Oil prices rally to nine-month highs

Oil prices leapt to their highest level in nearly nine months on Thursday, on rising concerns that turmoil in Iraq will disrupt Middle East supplies.

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US benchmark West Texas Intermediate for delivery in July jumped $2.13 compared with Wednesday’s close to $106.53 a barrel, the highest level since September 18, 2013.

European benchmark Brent crude for July delivery rallied $3.07 to $113.02 a barrel on London’s Intercontinental Exchange.

Jihadists pushed toward Baghdad on Thursday after capturing a town to the north, as US President Barack Obama said his national security team “is looking at all the options.”

With the militants approaching the capital, forces from Iraq’s autonomous Kurdish region took control of the disputed northern oil hub of Kirkuk to protect it from jihadist attack, officials said.

“Obviously the market is concerned that there could a potential for shutoff of production,” said Andy Lebow, trader and braker at Jefferies Bache.

Lebow said the oil market is already dealing with a major outage to production in Libya.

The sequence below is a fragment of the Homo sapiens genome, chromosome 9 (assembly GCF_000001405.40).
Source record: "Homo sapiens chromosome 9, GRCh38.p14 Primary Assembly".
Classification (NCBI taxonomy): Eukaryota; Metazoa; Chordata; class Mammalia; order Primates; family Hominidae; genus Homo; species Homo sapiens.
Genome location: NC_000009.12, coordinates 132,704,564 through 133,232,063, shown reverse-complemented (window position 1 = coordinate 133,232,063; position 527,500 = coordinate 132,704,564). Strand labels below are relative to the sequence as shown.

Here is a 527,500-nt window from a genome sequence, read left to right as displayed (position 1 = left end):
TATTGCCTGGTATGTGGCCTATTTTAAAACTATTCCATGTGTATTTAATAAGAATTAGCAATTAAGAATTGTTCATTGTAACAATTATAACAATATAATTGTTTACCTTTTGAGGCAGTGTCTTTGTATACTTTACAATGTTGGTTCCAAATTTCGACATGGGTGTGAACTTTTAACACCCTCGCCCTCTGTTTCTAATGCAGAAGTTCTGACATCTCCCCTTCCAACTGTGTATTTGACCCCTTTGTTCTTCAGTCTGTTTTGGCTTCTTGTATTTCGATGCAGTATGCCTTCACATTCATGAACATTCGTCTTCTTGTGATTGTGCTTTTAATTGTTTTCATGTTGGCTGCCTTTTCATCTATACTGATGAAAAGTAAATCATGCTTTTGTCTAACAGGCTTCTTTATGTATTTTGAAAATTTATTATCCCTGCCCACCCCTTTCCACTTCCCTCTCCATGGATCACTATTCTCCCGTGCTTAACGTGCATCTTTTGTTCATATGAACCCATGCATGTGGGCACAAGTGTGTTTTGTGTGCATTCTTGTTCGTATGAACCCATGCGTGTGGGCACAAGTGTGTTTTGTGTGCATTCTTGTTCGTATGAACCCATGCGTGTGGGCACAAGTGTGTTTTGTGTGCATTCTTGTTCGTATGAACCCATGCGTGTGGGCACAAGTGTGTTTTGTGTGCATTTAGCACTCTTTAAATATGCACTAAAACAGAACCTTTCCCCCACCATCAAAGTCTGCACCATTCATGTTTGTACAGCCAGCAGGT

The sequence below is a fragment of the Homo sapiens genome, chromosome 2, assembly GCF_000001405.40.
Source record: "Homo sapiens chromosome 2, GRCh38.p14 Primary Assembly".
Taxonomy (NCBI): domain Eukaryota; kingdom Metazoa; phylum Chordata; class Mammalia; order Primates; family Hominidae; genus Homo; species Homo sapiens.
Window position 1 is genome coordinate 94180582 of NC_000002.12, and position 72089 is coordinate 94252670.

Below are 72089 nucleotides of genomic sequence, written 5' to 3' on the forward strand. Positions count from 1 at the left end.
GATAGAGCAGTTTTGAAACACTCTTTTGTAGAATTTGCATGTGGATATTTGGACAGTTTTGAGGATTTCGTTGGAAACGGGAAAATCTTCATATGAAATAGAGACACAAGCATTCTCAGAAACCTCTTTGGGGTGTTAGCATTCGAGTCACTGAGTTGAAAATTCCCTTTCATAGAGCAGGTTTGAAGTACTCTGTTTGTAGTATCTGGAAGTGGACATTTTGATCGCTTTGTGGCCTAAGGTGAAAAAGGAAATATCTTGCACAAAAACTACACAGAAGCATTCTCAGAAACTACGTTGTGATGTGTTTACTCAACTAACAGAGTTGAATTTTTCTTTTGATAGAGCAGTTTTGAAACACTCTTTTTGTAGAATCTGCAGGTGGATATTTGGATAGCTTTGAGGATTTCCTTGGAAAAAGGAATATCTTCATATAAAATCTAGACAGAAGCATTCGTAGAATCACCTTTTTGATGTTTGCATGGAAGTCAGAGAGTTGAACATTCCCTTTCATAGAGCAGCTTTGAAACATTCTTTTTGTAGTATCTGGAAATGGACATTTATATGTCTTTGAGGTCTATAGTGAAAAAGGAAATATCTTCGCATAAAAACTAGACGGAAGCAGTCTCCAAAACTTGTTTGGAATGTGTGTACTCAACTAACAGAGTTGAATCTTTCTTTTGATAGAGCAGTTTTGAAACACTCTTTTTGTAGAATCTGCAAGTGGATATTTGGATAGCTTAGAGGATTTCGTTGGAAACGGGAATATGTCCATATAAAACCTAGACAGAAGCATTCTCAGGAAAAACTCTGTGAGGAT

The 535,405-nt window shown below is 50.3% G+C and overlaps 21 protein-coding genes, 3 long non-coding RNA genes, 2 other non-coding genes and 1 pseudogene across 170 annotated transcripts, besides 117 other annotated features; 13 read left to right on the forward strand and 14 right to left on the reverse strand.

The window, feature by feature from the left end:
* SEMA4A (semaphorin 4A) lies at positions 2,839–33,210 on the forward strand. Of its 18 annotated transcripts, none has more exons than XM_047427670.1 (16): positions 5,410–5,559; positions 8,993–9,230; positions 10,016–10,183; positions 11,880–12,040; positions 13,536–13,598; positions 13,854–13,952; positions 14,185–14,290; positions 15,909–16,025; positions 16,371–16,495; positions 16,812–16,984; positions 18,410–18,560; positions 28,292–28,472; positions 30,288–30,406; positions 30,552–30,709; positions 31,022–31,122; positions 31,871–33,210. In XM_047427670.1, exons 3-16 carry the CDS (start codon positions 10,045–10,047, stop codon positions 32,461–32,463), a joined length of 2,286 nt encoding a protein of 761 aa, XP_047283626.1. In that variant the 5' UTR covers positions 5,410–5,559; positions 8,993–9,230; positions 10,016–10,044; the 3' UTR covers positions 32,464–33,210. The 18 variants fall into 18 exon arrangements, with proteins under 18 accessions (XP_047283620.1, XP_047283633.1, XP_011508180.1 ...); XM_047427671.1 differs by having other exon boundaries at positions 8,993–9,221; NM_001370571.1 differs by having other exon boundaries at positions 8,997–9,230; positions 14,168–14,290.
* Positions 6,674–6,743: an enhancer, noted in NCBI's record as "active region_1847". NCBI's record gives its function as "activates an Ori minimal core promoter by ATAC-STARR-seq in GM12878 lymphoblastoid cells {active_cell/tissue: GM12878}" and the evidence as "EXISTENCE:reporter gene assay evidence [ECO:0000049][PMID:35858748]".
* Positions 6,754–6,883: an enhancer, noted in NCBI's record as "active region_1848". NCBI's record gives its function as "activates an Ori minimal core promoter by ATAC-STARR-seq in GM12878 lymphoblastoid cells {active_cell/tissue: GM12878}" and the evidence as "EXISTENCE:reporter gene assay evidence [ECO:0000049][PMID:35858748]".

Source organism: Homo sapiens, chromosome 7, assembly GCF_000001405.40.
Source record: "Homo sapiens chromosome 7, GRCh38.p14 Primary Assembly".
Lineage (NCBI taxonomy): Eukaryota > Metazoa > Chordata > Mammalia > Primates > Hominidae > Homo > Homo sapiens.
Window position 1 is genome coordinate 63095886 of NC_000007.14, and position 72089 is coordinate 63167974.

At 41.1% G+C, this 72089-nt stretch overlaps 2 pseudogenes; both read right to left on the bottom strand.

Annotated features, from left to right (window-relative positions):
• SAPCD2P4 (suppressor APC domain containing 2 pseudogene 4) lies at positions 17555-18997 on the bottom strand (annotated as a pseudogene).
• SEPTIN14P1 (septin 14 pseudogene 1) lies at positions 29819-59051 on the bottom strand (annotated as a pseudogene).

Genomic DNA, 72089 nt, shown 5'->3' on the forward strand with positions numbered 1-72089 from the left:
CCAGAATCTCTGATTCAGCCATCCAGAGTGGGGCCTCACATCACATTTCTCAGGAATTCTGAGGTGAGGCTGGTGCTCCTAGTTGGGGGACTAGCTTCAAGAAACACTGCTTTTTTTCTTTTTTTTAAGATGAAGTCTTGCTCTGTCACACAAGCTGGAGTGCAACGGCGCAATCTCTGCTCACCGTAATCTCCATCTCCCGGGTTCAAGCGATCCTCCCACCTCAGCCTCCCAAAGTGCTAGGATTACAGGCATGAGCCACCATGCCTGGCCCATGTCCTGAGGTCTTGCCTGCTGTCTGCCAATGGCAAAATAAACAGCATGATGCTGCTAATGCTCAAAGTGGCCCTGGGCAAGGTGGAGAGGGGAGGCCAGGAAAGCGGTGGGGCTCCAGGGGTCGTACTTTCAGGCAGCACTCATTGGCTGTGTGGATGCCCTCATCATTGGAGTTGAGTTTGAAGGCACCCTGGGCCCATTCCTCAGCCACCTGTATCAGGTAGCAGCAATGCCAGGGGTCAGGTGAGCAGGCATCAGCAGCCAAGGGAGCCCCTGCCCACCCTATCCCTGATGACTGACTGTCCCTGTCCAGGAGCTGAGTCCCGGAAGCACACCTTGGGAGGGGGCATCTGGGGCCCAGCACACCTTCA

“No question that should we lose any Iraqi production, that would be serious,” he said.

Iraq boasts the fifth-largest proven crude oil reserves in the world and is the second-largest crude producer in the OPEC cartel after Saudi Arabia, pumping an average of about 3.5 million barrels a day.

On Wednesday, the Organization of Petroleum Exporting Countries, meeting in Vienna, maintained its crude output ceiling where it has been since late 2011, and Saudi Oil Minister Ali al-Naimi expressed satisfaction with a relatively stable oil market.

A note by Eurasia Group said in spite of Iraq’s upheaval, risks in the oil market are “primarily to the downside,” given weak Chinese demand for oil products and signs of a political realignment under way in Libya, which could allow the North African country to return to substantial volumes of crude exports.